|This D’var Torah is in Z’chus L’Ilui Nishmas my sister Kayla Rus Bas Bunim Tuvia A”H, my maternal grandfather Dovid Tzvi Ben Yosef Yochanan A”H, my paternal grandfather Moshe Ben Yosef A”H, uncle Reuven Nachum Ben Moshe & my great aunt Rivkah Sorah Bas Zev Yehuda HaKohein.
It should also be in Zechus L’Refuah Shileimah for:
-My father Bunim Tuvia Ben Channa Freidel
-My grandmothers Channah Freidel Bas Sarah, and Shulamis Bas Etta-MY BROTHER: MENACHEM MENDEL SHLOMO BEN CHAYA ROCHEL
-HaRav Gedalia Dov Ben Perel
-Yechiel Baruch HaLevi Ben Liba Gittel
-Amitai Dovid Ben Rivka Shprintze
מִּשְׁפָּטִים ● Yisro
● Why are the laws of the courts interrupted by the laws of an enemy’s animal? ●
“Patterns in Mishpatim: The Path of the Just”
Despite Parshas Mishpatim’s apparent detour from the narrative, the seemingly dull passages of law are actually filled with deeper wisdom and meaning than the simple reader might realize. We will shortly see that no simple law is just a simple law, and there is necessarily more beneath the surface. Hashem’s Torah apparently has a “way with words,” and indeed, if we pay attention to the words and their presentation, we can pick up on the subtleties within, find layers beneath the laws and uncover those teachings. No, there’s no narrative here, but Hashem’s passages of laws do tell their own story.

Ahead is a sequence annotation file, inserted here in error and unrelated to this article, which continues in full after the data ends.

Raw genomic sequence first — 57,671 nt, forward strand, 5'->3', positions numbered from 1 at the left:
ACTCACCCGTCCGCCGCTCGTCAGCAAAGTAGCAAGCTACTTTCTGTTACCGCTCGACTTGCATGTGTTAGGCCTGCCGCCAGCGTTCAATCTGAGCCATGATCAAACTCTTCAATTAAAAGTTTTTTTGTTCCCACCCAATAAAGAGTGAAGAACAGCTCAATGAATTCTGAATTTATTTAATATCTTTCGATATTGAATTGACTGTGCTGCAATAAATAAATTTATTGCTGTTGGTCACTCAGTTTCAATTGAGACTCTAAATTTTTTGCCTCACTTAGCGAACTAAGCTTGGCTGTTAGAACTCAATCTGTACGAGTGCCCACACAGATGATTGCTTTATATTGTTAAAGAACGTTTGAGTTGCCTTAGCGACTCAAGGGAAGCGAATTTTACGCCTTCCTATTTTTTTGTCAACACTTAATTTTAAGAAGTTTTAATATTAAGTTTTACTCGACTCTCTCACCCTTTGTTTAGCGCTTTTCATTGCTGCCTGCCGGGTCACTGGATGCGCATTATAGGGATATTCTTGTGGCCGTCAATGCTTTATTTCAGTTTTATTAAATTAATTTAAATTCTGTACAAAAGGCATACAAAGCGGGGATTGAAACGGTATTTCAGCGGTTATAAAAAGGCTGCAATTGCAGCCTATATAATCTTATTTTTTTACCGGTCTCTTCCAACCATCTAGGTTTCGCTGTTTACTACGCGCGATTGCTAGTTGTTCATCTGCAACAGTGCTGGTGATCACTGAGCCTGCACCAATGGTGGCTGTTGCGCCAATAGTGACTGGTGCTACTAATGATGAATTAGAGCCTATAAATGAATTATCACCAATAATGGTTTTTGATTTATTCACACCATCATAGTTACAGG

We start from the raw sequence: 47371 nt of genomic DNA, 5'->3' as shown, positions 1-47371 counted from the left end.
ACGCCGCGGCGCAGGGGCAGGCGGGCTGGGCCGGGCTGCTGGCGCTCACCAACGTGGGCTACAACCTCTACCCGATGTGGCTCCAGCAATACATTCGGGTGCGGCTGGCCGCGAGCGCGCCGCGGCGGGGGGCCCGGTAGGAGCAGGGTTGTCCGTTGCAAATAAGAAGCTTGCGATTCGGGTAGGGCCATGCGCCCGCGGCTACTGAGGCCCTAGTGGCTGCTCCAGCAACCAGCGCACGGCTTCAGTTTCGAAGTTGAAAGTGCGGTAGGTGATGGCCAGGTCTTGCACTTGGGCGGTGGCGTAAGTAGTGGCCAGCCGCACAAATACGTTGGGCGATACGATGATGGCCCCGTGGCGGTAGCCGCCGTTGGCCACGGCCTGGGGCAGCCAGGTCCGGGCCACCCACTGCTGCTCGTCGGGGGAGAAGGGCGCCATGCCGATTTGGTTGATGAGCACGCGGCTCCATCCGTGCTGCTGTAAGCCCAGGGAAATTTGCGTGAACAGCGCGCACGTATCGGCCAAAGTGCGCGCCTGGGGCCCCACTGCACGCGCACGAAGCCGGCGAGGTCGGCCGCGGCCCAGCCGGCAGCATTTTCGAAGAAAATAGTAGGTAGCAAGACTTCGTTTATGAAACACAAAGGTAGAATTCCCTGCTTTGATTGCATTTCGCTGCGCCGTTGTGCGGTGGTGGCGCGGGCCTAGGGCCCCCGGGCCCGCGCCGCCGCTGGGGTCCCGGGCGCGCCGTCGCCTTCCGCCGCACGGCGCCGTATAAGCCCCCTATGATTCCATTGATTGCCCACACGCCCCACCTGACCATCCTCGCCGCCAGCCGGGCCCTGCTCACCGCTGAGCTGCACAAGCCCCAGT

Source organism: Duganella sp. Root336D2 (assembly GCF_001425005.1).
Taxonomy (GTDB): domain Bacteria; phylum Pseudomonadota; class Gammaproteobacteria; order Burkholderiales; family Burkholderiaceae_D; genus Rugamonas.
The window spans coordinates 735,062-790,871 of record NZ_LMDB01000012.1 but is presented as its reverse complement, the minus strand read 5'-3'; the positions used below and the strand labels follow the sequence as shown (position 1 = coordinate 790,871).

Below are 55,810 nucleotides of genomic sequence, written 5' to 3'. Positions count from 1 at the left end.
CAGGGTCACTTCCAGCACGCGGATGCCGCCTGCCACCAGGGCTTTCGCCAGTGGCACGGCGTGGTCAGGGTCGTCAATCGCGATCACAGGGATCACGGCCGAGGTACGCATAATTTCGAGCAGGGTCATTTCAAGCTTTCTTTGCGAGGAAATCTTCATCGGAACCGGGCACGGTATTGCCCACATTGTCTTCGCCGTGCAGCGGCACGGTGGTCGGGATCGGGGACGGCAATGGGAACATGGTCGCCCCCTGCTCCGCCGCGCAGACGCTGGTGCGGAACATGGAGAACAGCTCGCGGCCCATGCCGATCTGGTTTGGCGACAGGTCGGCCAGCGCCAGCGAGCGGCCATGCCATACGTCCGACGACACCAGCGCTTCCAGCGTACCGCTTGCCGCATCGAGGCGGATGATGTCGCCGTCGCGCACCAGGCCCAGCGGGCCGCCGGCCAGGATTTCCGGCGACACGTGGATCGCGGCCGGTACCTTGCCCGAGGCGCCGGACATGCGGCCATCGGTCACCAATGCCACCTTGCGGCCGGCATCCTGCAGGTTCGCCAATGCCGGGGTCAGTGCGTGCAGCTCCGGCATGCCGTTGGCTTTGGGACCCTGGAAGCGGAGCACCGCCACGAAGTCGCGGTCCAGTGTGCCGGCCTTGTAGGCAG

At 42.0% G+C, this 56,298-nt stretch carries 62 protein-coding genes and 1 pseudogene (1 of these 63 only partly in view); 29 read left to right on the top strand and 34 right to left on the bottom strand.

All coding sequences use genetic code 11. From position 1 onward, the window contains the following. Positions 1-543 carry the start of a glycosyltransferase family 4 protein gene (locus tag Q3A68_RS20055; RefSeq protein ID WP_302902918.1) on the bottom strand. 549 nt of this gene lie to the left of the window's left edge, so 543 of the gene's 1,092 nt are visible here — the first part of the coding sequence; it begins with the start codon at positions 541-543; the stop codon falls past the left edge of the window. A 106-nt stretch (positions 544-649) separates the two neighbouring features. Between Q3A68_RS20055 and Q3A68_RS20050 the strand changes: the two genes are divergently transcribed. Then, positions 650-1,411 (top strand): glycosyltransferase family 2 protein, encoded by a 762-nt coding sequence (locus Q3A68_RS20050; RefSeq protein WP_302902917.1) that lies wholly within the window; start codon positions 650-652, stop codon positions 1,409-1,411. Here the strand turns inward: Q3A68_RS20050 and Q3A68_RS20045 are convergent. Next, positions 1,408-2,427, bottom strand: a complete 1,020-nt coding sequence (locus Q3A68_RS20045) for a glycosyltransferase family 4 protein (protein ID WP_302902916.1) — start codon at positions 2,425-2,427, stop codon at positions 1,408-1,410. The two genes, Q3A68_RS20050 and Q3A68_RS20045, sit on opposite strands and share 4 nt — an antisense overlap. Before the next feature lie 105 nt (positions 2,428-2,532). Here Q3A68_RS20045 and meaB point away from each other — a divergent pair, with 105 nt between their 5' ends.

With that said, let’s take a look at another set of laws from Mishpatim, namely the laws related to the justice system. For some reason, the Torah scatters some of these laws around in a seemingly less than intuitive way. As was done in the previous discussion, we will provide some text to be referred back to.
|The Justice System – Shemos 23:1-8|
|“You shall not bear a meritless hearing [lit., report]; do not place your hand with the wicked one to be a corrupt witness. You shall not go after the majority to do evil, and you shall not respond over a dispute to lean after the majority to pervert. And the impoverished you shall not glorify in his dispute.”1||לֹא תִשָּׂא שֵׁמַע שָׁוְא אַל תָּשֶׁת יָדְךָ עִם רָשָׁע לִהְיֹת עֵד חָמָס